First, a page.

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ruler of the greatest of earth's republics. Before the purely human emotions excited by that event have entirely died away from our memories-from our hearts-it is well, I think, to consider whether the sudden halo of universal regret which flashed into being round the memory of the late President of the United States, on the news of his assassination, sprang only from those emotions, and is to pass away like them, or whether it is really the abiding glory of a noble and righteous life. With this view I should like to judge Abraham Lincoln out of his own mouth, by his own recorded words; selecting, moreover, for the purpose, almost exclusively those belonging to the period of his presidency,-words which, in fact, under the fires of that terrific crisis which seems only now coming to an end, must have had all the weight and metal of very deeds, if they were not to burn up the utterer himself. Even of these I shall have space but to notice a few; referring my readers for an ampler collection of them to Mr. H. J. Raymond's "Life and
Public Services of Abraham Lincoln" (New York, 1865).
Of Mr. Lincoln's life itself, prior to his election as President, the briefest sketch must here suffice.* Born 12th of February, 1809, of a poor white family in the slave State of Kentucky-and Mr. Beecher has said that he knows "nothing lower than that"-he had at least the blessing of a Christian mother, and of a father who, though uneducated himself, sent his child to school, and migrated from slave into free soil, literally hewing his way for the last few miles to his future home. After earning his
*Not so brief, however, as his own, sent, in 1858, to the compiler of the "Dictionary of Congress :"
"Born February 12th, 1809, in Harden County, Kentucky.
Profession, a lawyer.
Have been a Captain of Volunteers in Black Hawk
Postmaster of a very small office.
Four times a Member of the Illinois Legislature, and was a Member of the Lower House of Congress."
livelihood first by manual labour, then (after a bit of soldiering in 1832,* and an unsuccessful venture as a store-keeper), like George Washington before him, by surveying, Abraham Lincoln entered the legislature of his adoptive State, Illinois, in 1834, began thereupon the study of law, received his "license" in 1836, and prac
* Thus humorously described by himself, in after life, while in Congress
"By the way, Mr. Speaker, did you know I was a military hero? Yes, sir, in the days of the Black Hawk war I fought, bled, and came away. 'Speaking of General Cass's career reminds me of my own. I was not at Sullivan's defeat, but I was about as near to it as Cass was to Hull's surrender, and, like him, I saw the place soon after. It is quite certain that I did not break my sword, for I had none to break; but I bent my musket pretty badly on one occasion. If Cass broke his sword, the idea is, he broke it in desperation. I bent the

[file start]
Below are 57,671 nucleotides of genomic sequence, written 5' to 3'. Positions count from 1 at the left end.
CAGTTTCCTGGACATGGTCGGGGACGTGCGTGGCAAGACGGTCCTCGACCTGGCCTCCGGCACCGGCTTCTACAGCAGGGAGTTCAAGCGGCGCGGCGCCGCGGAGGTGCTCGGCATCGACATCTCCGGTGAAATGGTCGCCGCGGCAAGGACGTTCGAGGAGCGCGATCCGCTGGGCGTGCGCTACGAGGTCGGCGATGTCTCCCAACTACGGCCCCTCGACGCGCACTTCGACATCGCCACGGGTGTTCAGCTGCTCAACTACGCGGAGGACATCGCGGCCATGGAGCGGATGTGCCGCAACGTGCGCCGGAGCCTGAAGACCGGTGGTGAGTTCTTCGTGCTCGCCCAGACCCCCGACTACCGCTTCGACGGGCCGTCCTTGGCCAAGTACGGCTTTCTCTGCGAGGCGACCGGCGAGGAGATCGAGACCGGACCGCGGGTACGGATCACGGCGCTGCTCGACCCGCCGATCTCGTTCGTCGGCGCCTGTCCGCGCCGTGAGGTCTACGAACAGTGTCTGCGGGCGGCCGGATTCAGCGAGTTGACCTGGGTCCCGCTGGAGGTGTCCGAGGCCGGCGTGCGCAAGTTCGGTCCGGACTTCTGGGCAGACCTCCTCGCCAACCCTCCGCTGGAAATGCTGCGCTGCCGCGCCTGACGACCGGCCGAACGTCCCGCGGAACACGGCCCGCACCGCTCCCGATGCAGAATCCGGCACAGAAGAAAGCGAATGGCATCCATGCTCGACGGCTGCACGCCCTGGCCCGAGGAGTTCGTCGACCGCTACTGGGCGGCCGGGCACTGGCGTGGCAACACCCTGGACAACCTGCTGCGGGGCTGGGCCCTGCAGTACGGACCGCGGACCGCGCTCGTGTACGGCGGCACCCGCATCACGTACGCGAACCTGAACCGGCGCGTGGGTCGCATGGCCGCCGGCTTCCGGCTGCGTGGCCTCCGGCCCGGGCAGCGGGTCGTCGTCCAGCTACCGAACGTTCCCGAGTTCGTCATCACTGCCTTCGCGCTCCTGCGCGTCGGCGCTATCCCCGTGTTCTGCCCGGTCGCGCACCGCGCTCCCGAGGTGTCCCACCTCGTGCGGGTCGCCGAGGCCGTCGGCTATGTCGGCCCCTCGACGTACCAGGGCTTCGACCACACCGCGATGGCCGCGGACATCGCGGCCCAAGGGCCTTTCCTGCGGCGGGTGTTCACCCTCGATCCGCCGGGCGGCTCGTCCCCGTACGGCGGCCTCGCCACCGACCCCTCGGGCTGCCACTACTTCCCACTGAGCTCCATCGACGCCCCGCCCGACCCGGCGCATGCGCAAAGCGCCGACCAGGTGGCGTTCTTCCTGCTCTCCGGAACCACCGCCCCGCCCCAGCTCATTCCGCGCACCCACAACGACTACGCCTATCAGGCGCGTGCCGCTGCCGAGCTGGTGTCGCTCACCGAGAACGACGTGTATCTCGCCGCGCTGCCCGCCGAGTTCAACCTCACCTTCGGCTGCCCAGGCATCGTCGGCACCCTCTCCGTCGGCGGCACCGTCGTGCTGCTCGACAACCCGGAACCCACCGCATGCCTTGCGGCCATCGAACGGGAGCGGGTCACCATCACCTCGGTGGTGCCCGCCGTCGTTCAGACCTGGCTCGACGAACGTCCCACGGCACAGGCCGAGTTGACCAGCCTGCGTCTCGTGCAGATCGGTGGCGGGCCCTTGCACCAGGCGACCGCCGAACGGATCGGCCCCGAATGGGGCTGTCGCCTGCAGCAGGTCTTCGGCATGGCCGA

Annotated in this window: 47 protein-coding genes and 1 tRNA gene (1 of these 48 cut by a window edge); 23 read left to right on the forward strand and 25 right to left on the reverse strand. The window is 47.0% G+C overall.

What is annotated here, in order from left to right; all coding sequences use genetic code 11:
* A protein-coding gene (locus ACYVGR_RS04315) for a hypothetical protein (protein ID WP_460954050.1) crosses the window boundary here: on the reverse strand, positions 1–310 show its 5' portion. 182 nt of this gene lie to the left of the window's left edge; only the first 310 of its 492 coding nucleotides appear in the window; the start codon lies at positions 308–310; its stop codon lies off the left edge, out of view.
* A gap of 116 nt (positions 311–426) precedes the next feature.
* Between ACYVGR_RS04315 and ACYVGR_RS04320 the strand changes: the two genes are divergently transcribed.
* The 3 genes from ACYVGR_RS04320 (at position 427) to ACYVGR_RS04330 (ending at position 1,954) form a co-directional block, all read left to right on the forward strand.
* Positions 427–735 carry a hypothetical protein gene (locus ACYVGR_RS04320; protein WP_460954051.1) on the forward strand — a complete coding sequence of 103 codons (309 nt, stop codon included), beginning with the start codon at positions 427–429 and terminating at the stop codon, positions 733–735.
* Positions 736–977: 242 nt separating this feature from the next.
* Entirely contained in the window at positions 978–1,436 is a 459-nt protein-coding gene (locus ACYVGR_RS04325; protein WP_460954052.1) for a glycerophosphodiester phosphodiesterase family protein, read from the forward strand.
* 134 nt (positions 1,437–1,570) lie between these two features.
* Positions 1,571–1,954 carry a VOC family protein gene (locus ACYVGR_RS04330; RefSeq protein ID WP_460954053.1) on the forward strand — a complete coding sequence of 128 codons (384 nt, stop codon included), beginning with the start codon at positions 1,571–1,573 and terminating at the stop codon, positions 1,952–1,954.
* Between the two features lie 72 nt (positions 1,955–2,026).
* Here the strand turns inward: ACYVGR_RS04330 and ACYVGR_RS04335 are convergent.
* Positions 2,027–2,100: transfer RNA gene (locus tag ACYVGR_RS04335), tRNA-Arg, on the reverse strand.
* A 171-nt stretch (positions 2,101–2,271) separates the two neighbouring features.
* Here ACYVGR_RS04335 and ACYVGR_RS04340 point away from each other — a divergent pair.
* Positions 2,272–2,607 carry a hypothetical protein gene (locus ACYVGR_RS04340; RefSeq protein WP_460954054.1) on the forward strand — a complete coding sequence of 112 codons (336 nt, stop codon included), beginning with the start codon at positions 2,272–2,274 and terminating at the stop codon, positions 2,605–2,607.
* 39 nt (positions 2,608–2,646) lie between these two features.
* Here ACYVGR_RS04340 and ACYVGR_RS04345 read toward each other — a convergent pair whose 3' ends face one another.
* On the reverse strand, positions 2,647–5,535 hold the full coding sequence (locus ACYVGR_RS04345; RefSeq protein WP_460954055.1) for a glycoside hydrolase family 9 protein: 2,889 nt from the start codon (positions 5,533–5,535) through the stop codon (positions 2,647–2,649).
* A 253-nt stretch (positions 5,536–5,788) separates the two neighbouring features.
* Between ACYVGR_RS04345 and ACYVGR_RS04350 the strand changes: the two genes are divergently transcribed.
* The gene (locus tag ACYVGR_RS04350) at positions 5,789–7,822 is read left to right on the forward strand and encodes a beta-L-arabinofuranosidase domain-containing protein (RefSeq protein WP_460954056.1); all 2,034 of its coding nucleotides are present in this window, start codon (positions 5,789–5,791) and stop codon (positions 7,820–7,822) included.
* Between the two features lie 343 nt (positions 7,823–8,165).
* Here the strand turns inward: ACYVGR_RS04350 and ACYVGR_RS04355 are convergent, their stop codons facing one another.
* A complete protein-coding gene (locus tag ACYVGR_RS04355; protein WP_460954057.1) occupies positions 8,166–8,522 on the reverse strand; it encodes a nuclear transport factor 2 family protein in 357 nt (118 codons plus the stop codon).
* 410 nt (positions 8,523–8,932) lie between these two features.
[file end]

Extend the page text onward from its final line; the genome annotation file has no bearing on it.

musket by accident. If General Cass went in advance of me in picking whortleberries, I guess I surpassed him in charges upon the wild onions. If he saw any
live fighting Indians, it was more than I did; but I had a great many bloody struggles with the mosquitoes; and, although I never fainted from loss of blood, I certainly can say I was often very hungry."
tised the law as a profession from 1837 to the time of his election to the Presidency. During this period of twenty-four years, besides sitting occasionally in the State Legislature, he was elected in 1847 to the House of Representatives of the United States, where he signalised himself by a motion, by way of amendment, for declaring free, after January 1, 1850 (but with compensation to the owners), all slaves born within the district of Columbia (that small space of fifty square miles, carved out of slave-soil, which, by a peculiar provision of the United States Constitution, is under the immediate government of Congress); was twice a candidate for the United States' Senate; and stood, in 1856, second on the list of Republican candidates for the Vice-Presidency of the United States. Roughly speaking, his life thus divides itself into two nearly equal portions, the latter of which was spent in the practice of the law. The fact is only worth pointing out by way of rebuke to the puppyism of such would-be gentlemen as, in the barrister-attorney of nearly twenty-five years' standing, who, on the 4th of
RULE OF THE SLAVE POWER.
March, 1861, ascended the steps of the Capitol of Washington as first magistrate of the United States, long refused to see anything else but a "rail-splitter" or a "bargee."
It was the lot of Abraham Lincoln to embody in his own person the first signal triumph of the principles which he professed. Up to the time of his election, the United States were ruled by the slave-owners of the South, allied to the so-called "Democrats" of the North. He was, moreover, citizen of a State (Illinois) which, although free, bordered to the south and partly to the west on two slave States, Kentucky and Missouri, and was as hostile to the slave himself as to his chains (since her "Black Laws," forbidding the sojourn of coloured people upon her soil, &c., have only been repealed within the last few months), and various of whose most prominent citizens were themselves slave-owners beyond her borders. It was under these circumstances that Abraham Lincoln fought his way into public notice as an anti-slavery politician.
The most insidious form in which the slavery